So, there are a lot of things being done in yoni mudra. Most are physical habits that can be easily cultivated. In time, once we are through the clunky stage, all of these things will come together into one integrated reflex of the body that happens automatically when the breath is retained. Then, as ecstatic conductivity rises, these maneuvers will refine into subtle coordinated inner movements responding the natural flow of divine ecstasy within. All that we have been discussing here is an introduction to a new and natural style of bodily functioning. In its advanced form all these components of practice discussed above will manifest as intimately connected, automatic “micro-movements” in the body, occurring invisibly as the energy moves in us day and night. All of these physical procedures we are learning now relate directly to the biology of ecstatic experience rising in the body. Though we are very clunky right now with these things, you will be amazed at how subtle, smooth, and naturally connected they become. Daily yoni mudra kumbhaka, with the full array of bandhas and mudras added gradually transforms us into the ecstatic equivalent of a fine tuned Ferrari. It may not seem like it now, but that is what happens. Yoni mudra kumbhaka is advanced spiritual training for the biology.
We will take a very gradual approach to yoni mudra kumbhaka, starting slow and easy with three repetitions between pranayama and meditation, as discussed. Those who find the practice of yoni mudra kumbhaka good and smooth can ramp up by baby steps. Do not overdo it. Kumbhaka is the most powerful of all the direct kundalini stimulators. If three repetitions are good, then maybe in a month try four. After a few more months, you could consider trying five repetitions. Like that. Don’t start doing five or ten right out of the gate. A very slow buildup is the way to go, and then only if you are smooth in all your practices and in daily activity.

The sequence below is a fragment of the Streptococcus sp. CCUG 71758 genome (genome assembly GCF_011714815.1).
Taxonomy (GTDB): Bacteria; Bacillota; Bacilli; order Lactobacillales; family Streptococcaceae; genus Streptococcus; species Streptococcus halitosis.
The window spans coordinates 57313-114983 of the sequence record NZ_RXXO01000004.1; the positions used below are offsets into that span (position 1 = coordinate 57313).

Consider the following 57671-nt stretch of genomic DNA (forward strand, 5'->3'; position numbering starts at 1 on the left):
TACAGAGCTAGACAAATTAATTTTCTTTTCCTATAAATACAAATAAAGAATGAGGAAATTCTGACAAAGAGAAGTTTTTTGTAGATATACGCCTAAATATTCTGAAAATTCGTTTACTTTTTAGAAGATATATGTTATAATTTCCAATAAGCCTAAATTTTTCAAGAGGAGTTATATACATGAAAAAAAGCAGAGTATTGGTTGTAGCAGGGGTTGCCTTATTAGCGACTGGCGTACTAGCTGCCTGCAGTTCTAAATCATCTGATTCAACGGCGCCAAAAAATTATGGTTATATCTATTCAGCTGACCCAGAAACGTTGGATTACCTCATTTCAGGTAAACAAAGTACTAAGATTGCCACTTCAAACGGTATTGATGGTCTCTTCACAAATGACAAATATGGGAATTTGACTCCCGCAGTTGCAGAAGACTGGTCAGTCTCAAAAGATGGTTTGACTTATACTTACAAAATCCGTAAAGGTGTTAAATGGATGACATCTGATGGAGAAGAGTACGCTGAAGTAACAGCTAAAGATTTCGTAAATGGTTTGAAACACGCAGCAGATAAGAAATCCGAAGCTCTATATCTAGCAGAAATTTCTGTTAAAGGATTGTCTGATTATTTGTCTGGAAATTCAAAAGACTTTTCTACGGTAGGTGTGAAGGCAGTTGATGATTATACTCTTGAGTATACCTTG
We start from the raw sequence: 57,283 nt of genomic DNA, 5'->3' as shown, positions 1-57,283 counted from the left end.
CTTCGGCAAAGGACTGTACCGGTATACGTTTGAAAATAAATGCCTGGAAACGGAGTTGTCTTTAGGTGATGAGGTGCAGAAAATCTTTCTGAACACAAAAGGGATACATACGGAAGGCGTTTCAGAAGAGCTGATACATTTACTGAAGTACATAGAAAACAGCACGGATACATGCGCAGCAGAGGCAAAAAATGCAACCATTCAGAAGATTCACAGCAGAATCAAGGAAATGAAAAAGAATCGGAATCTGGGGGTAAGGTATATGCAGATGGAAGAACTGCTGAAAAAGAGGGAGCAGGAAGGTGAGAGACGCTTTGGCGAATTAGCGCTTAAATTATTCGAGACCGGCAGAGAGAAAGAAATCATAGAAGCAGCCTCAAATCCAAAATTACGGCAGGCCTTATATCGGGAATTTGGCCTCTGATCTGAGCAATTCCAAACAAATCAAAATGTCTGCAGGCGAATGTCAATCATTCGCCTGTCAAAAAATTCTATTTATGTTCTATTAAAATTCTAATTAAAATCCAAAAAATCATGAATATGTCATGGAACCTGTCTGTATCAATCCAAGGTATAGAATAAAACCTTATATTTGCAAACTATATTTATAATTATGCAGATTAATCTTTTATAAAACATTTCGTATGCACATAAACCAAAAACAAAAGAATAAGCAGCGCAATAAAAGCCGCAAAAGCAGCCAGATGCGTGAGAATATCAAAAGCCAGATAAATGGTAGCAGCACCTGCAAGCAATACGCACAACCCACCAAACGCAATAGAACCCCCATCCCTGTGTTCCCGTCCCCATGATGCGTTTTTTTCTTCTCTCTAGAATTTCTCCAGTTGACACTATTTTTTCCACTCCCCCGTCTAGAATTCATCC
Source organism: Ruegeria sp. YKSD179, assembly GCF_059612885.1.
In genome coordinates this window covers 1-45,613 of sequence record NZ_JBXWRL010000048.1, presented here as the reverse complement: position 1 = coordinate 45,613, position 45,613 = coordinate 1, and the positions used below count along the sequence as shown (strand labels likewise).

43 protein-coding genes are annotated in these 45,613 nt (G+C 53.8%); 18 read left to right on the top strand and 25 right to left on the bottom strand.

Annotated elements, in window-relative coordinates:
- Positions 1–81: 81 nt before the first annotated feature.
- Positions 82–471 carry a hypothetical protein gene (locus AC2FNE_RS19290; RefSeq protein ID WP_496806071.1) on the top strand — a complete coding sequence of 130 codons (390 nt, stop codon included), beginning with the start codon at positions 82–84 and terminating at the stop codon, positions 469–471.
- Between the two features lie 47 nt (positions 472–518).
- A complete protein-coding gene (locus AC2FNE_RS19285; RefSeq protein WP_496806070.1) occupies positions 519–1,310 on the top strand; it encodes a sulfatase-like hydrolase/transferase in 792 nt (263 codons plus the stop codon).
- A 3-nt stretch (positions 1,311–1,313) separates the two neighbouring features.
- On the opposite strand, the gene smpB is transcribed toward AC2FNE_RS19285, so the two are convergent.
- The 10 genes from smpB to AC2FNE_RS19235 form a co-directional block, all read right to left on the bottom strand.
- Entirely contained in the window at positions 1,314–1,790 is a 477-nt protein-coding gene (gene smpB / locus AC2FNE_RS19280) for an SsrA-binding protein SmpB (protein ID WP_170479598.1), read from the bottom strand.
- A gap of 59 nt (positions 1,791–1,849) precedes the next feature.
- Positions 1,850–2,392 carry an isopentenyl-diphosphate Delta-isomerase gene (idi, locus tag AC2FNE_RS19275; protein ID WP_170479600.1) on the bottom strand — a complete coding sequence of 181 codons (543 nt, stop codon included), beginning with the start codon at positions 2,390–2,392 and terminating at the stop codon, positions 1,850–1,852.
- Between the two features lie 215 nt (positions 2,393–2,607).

We’ve talked about how to do yoni mudra kumbhaka, but not much about what yoni mudra kumbhaka does inside us. Put simply, it works to open every nook and cranny of our nervous system and draws kundalini (sexual energy) up at the same time. It produces a huge amount of purification in the body. It also cultivates the subtle habits of ecstatic biological functioning in us.
The multiple angles we take on the third eye produce a purging effect at the upper end of the sushumna and throughout the entire head. So, yoni mudra is a third eye cleanser for sure. The entire spinal nerve is stretched and permeated with prana coming up from the pelvic region. Also, kumbhaka, by creating an extra demand for life force in the body, pulls a large amount of sexual energy (kundalini) up from the vast storehouse of prana located in the pelvis. Siddhasana, mulabandha, and uddiyana promote this drawing up going on in the lower part of the body.
This is a broad overview of what happens. Many other things go on in the biology and nervous system as a result of yoni mudra kumbhaka. Way more than can be discussed in these few paragraphs. We will fill in the details in future lessons as experiences come up.
Finally, it should be mentioned that this is an optimized version of yoni mudra, aimed at promoting a broad range of openings in the nervous system. Formal yoni mudra involves using more fingers to seal the ears (thumbs) and mouth (ring and pinky fingers), and fewer of the bandhas and mudras given here. What we are learning here is a hybrid practice for the sake of efficiency. In a few extra minutes during our twice-daily sittings, we can add a big boost to all of our practices, and to our experience of the rise of pure bliss consciousness and divine ecstasy in our life. That is what this yoni mudra kumbhaka is for.
Click here for additional lesson content on kumbhaka (breath retention) in relation to the AYP system.
The guru is in you.